Plasma concentrations of choline, betaine, and dimethylglycine provide valuable information on the flow of methyl groups in key biological processes, particularly during folate deficiency states. We developed a new method to simultaneously measure these analytes in human plasma. Following sample deproteinization using acetonitrile, an aliquot was evaporated to dryness under vacuum to be then taken up by water. Finally, analytes were separated by capillary electrophoresis and detected by electrospray ionization triple-quadrupole mass spectrometry, in multiple reaction monitoring mode, using two stable isotope-labeled internal standards. Linearity of the calibration curves of each analyte was good (R(2) > 0.99). Average limits of detection (LODs) and limits of quantification (LOQs) for choline, betaine, and dimethylglycine were, respectively, 0.43, 0.62, and 0.31 μmol/L and 1.52, 2.11, and 0.97 μmol/L. Mean recovery of three replicates of two spiked concentrations levels was close to 100 % for all of the analytes. Repeatability and intermediate precision, expressed as %RSD of measurements, were <9 %. The method, applied to measure analytes in samples from 30 patients with chronic kidney disease and 30 age- and sex-matched healthy controls, was able to detect differences between groups and the sexes.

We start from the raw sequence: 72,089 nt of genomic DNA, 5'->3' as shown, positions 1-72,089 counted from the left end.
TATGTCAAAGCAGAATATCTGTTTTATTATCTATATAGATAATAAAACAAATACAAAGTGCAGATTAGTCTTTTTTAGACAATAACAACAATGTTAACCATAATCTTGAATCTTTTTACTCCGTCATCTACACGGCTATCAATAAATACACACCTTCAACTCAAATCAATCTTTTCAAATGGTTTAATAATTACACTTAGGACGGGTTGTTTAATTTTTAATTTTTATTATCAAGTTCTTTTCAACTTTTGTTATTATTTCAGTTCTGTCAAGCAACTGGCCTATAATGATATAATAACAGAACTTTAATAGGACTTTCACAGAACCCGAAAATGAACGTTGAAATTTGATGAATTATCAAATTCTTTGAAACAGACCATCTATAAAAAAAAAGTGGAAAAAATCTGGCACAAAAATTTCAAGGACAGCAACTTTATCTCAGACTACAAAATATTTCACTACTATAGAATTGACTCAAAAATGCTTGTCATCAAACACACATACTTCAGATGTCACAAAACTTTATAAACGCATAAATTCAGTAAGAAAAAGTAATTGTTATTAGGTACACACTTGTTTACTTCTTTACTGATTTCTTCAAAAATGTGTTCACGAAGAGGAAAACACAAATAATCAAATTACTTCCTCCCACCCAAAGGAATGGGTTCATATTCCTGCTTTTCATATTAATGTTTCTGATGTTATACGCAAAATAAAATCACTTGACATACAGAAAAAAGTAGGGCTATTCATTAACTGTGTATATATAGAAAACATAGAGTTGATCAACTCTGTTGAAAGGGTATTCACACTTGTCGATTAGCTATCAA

- Betaine-homocysteine methyltransferase
- Capillary electrophoresis
- One-carbon metabolism
- Quaternary ammonium cations
- Tandem mass spectrometry